Galloway joined multiple organizations that have already requested Parson make such a mandate and enact stricter guidelines on isolation in the wake of the COVID-19 pandemic. The governor has thus far refrained from doing so, instead letting communities enforce their regulations.
“A statewide stay-at-home order is necessary because we have a limited window to take steps that will lessen the surge on our healthcare system and that window is closing rapidly,” Galloway said in a statement. “Continuing to wait only delays the inevitable. Failure to address the immediate threat to public health will undermine our economic recovery. Public health experts, front-line hospital workers, and medical professionals have provided clear guidance on what our state needs to do to make it through this crisis. We are all in this together. I know Missourians will rise to this unprecedented challenge and emerge stronger from it.”
Among other organizations calling for a statewide order are the Missouri State Medical Association, the Greene County Medical Society, leaders in both Kansas City and St. Louis, members of the clergy, and various editorial writers for publications across Missouri.
Thirty states, including Washington D.C., have stay at home orders in place in some formal capacity in an effort to slow the spread of COVID-19 and flatten the curve.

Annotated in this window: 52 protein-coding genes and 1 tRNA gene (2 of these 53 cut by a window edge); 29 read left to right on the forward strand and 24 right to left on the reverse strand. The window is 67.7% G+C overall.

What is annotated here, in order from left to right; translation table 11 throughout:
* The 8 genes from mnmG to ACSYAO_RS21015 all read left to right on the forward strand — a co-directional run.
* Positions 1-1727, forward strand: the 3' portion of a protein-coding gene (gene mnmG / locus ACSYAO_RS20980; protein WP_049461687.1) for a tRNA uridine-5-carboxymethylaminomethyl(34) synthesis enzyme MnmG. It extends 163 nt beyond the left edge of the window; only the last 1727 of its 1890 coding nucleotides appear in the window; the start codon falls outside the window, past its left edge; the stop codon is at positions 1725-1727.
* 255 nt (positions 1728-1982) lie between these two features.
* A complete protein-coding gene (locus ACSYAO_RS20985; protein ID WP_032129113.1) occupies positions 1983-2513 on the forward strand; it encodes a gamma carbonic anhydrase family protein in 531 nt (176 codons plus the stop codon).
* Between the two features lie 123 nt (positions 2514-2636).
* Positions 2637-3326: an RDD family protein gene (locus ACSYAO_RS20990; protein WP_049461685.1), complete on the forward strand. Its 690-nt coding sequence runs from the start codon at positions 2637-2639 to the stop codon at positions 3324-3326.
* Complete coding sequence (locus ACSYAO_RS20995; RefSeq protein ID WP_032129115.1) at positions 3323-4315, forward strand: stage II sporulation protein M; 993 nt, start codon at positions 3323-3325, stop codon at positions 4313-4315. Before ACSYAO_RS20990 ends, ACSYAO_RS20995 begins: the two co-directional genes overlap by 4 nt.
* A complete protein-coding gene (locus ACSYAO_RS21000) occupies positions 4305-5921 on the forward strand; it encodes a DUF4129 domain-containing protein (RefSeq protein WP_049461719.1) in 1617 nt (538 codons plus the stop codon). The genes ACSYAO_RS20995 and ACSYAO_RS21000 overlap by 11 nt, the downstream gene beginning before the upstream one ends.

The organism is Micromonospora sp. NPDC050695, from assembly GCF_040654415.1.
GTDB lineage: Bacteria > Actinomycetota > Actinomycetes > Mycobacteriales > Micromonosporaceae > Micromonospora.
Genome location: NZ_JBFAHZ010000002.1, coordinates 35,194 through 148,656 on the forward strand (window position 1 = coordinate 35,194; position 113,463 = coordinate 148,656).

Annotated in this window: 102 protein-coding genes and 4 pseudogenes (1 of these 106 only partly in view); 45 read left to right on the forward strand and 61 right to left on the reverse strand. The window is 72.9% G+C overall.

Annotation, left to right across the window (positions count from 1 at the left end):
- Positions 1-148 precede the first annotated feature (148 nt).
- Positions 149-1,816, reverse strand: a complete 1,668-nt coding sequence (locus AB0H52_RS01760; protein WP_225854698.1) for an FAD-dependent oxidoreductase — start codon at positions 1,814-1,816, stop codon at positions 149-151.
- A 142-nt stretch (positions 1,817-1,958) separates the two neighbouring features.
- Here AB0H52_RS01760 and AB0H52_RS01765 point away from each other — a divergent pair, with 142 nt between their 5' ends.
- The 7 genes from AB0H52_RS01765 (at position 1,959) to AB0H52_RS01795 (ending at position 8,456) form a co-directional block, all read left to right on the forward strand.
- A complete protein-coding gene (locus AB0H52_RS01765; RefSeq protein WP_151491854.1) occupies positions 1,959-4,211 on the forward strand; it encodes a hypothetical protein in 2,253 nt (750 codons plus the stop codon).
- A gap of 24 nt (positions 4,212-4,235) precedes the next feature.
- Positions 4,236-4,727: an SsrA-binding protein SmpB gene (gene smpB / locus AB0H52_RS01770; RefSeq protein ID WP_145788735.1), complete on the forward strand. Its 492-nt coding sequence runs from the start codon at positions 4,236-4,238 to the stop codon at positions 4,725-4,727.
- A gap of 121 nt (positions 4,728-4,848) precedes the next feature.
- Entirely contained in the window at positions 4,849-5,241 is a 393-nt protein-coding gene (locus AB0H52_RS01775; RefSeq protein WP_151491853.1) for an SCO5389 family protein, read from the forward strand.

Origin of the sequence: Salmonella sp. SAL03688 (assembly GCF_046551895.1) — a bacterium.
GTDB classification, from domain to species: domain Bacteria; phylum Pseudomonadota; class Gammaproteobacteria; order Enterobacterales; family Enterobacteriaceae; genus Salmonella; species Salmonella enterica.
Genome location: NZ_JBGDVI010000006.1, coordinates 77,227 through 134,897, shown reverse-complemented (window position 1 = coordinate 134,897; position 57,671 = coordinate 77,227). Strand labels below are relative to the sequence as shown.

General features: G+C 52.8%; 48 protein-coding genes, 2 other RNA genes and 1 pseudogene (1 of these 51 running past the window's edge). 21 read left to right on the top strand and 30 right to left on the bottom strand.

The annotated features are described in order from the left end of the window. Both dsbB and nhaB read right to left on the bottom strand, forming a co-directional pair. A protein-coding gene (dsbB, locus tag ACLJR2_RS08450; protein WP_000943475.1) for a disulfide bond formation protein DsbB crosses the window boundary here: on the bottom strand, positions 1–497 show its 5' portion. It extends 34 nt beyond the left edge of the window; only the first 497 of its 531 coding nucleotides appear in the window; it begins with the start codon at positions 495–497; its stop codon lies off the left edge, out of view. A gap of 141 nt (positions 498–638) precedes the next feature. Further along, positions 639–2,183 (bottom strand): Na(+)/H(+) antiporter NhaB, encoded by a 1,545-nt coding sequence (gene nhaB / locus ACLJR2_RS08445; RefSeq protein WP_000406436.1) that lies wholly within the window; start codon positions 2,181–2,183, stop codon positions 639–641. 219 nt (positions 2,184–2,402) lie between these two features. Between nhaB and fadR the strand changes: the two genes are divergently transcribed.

When asked about Galloway’s request at his daily press briefing Tuesday, Parson said:
“Here’s what I would suggest right now: I would say the state auditor needs to worry about being the state auditor right now. Elected officials need to have one thing in mind right now, what can we do to help with the COVID-19 situation. This is not the time to play politics out of this issue.”
“I realize that coronavirus will spread, but those decisions will be made daily,” Parson told reporters. “Now I think the most important thing you can do, regardless of the other orders out there: less than 10 people, 6 ft. apart, and you’ve gotta maintain that. If you don’t need to be out, stay at home.”
More than 1,300 Missourians have been diagnosed with coronavirus thus far, and 14 people have died. Although he hasn’t enacted a statewide stay at home mandate, Parson did unveil a social distancing order, discouraging gatherings of more than 10 people, on March 21. He’s also been critical of large groups of people who have congregated in state parks as the weather has warmed.
The virus has been named “SARS-CoV-2” while the disease is called “coronavirus disease 2019,” or “COVID-19.” It can cause severe respiratory illnesses with symptoms such as fever, cough, and shortness of breath, the Centers for Disease Control and Prevention (CDC) has warned.
There have been more than 163,500 cases confirmed cases in the U.S., and 2,860 deaths, according to the CDC. Several hundred people in Missouri have been tested.
The DHSS has opened a public hotline operated by medical professionals around the clock seven days a week. The hotline number is 877-435-8411.